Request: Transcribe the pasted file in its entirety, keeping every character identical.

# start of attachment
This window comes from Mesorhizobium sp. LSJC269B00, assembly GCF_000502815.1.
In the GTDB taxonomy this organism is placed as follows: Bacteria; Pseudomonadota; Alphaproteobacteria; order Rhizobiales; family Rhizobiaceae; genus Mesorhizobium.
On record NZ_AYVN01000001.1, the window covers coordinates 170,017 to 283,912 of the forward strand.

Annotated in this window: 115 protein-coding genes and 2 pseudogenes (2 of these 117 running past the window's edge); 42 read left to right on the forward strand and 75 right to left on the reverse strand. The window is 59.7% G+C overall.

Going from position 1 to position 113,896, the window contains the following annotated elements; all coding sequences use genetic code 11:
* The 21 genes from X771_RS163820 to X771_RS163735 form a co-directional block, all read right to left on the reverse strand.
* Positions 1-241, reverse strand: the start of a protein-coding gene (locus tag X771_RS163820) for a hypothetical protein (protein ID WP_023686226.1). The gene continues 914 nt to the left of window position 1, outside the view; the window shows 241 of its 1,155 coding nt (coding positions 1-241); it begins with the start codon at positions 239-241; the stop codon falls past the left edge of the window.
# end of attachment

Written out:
This window comes from Mesorhizobium sp. LSJC269B00, assembly GCF_000502815.1.
In the GTDB taxonomy this organism is placed as follows: Bacteria; Pseudomonadota; Alphaproteobacteria; order Rhizobiales; family Rhizobiaceae; genus Mesorhizobium.
On record NZ_AYVN01000001.1, the window covers coordinates 170,017 to 283,912 of the forward strand.

Annotated in this window: 115 protein-coding genes and 2 pseudogenes (2 of these 117 running past the window's edge); 42 read left to right on the forward strand and 75 right to left on the reverse strand. The window is 59.7% G+C overall.

Going from position 1 to position 113,896, the window contains the following annotated elements; all coding sequences use genetic code 11:
* The 21 genes from X771_RS163820 to X771_RS163735 form a co-directional block, all read right to left on the reverse strand.
* Positions 1-241, reverse strand: the start of a protein-coding gene (locus tag X771_RS163820) for a hypothetical protein (protein ID WP_023686226.1). The gene continues 914 nt to the left of window position 1, outside the view; the window shows 241 of its 1,155 coding nt (coding positions 1-241); it begins with the start codon at positions 239-241; the stop codon falls past the left edge of the window.